It has been another busy day at the fundraising coalface. So far so good, I think. I hope people are enjoying it.

There was also WiFi SciFi #3, for which I was a panelist. We had a great time. Thanks to Anne, Kevlin and all of the team.

As with yesterday, it has also been a busy day on social media. We’ve had the brilliant Guy Gavriel Kay’s #CocktailHour, where we all dress up and post selfies with a drink of our choice. And we’ve had #StayAtHomeDisco run by my lovely pal Laura Rawlings from BBC Radio Bristol. Conviently they were on at the same time so I was able to make one outfit do for both.

Out in the “real” world today there have been “anti-lockdown” protests in major British cities. No automatic weapons here, but doubtless the same far-right funders behind it all. Today was also the first day in around 3 weeks that the 7-day rolling average of deaths in the UK ticked significantly upwards. Cummings and his pals will doubtless be pleased with a job well done.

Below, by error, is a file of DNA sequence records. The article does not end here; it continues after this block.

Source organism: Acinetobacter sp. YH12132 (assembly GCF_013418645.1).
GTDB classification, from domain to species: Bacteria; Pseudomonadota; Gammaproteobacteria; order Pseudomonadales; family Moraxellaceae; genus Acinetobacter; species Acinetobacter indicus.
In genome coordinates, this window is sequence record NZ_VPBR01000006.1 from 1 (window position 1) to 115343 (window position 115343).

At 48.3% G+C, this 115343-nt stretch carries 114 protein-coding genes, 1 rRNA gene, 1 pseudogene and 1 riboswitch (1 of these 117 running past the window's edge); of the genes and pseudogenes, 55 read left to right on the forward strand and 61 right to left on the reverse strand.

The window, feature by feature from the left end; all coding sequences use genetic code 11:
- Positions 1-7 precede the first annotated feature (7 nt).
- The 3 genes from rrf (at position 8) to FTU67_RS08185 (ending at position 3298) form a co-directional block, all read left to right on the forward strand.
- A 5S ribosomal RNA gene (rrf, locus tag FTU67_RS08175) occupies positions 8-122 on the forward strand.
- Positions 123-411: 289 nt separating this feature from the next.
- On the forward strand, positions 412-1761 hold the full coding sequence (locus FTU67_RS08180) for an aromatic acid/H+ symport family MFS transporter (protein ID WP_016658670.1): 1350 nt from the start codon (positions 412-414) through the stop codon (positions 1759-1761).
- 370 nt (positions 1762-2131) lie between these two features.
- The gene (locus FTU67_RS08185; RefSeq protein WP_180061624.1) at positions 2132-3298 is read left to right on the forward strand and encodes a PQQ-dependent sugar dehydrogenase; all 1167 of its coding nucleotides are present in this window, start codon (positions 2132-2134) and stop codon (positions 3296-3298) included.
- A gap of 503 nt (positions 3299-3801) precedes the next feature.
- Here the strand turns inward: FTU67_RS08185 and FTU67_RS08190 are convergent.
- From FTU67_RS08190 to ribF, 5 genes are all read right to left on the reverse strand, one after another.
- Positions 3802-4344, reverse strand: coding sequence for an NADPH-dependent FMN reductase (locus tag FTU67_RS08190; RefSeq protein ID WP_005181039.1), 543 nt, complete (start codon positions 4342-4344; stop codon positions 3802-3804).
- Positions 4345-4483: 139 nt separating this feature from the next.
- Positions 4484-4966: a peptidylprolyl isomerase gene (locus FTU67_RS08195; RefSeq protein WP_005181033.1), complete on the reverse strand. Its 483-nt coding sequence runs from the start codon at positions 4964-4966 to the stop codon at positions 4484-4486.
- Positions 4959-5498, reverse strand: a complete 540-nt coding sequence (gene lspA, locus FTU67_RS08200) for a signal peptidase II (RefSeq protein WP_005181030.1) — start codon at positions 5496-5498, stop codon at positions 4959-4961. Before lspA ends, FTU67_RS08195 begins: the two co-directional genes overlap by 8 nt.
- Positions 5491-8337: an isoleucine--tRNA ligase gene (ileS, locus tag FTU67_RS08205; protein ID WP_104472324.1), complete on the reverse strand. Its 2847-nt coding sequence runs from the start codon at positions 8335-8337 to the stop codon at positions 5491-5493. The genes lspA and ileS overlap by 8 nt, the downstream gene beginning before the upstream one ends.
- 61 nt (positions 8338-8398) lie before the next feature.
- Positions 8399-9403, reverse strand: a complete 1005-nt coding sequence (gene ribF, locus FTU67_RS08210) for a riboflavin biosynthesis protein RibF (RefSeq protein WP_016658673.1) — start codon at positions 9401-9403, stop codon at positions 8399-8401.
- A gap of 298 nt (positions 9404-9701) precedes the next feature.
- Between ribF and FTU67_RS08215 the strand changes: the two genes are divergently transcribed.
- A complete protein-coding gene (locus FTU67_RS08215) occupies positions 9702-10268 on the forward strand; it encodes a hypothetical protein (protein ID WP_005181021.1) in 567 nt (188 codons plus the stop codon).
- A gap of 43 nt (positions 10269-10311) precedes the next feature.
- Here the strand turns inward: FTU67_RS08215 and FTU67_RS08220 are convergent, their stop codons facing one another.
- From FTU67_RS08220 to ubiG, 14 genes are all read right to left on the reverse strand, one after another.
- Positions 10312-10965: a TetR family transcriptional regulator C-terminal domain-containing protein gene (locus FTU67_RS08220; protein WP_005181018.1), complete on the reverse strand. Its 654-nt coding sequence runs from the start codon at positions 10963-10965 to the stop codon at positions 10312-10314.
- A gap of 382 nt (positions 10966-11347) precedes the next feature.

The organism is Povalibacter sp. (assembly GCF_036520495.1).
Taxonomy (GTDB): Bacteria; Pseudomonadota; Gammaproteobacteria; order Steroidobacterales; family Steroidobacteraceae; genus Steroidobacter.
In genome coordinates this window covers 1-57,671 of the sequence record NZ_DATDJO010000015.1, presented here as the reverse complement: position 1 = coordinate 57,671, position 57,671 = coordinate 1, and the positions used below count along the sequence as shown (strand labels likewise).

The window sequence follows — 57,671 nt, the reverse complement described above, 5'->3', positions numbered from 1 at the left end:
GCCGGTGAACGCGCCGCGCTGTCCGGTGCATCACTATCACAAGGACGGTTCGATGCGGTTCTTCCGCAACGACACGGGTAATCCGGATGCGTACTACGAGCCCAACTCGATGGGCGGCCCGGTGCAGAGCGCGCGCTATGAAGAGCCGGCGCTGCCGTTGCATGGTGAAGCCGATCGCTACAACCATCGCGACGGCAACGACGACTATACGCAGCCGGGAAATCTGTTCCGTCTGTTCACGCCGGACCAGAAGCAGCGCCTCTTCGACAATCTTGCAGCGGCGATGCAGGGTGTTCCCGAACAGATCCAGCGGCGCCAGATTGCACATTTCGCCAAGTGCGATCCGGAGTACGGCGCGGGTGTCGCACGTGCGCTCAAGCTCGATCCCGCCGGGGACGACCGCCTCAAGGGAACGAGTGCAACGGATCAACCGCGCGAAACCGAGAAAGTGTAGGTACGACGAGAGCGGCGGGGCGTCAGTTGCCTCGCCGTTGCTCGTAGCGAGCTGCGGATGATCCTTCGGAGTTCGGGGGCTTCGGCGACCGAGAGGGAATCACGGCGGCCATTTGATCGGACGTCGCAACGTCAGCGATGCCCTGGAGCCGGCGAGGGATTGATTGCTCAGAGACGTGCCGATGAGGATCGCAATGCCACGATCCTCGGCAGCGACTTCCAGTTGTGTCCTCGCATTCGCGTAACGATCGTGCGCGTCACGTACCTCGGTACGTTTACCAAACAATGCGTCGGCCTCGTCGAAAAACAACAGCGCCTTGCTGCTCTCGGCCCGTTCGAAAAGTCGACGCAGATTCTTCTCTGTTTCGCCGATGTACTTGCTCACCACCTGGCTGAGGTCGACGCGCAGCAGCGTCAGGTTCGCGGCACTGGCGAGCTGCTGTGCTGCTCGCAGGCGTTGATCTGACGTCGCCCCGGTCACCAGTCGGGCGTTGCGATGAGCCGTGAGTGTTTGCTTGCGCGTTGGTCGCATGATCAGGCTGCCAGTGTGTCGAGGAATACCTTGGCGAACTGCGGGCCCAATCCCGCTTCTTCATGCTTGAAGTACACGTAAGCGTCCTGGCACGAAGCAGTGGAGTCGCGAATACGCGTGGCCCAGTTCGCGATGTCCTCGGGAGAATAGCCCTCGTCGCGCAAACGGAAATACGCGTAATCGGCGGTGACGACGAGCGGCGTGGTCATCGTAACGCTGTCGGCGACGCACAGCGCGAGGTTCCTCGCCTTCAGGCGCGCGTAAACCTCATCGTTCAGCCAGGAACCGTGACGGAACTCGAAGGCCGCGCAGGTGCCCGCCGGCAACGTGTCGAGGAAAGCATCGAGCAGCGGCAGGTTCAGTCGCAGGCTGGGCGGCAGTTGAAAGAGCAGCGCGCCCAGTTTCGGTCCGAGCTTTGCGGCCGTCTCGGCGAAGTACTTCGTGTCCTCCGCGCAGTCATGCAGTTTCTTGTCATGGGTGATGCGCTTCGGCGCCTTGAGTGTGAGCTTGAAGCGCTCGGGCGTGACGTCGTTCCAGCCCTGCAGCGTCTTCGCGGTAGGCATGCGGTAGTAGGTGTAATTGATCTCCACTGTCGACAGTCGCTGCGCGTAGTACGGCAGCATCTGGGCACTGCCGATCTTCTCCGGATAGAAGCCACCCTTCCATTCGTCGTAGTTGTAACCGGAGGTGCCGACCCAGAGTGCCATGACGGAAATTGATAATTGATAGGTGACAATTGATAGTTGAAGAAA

The Queer Britain #QBLockdownHunt Challenge

A quick break from Virtual Italy to note that there’s another charity campaign going on today. Queer Britain is a wonderful project that aims to create an actual bricks & mortar exhibition of LGBT+ life in the UK. Today my friend Dan Vo is running an awareness campaign on Twitter and is asking people to find t-shirts and fliers that relate to queer history and post about them. He’s also interviewing a whole bunch of fabulous people. I have rather a lot of material, so I decided to channel my inner Dan and make a video. This covers a lot of my work with OutStories Bristol, how I got involved in doing LGBT History Month Events (sorry Sue, you are stuck with me now), and a little bit about the tragedy of the UK’s lost trans history archives. The latter is an excellent example of why Queer Britain is so badly needed. There’s also a little bit of science fiction in there.

WiFi SciFi 3 is Coming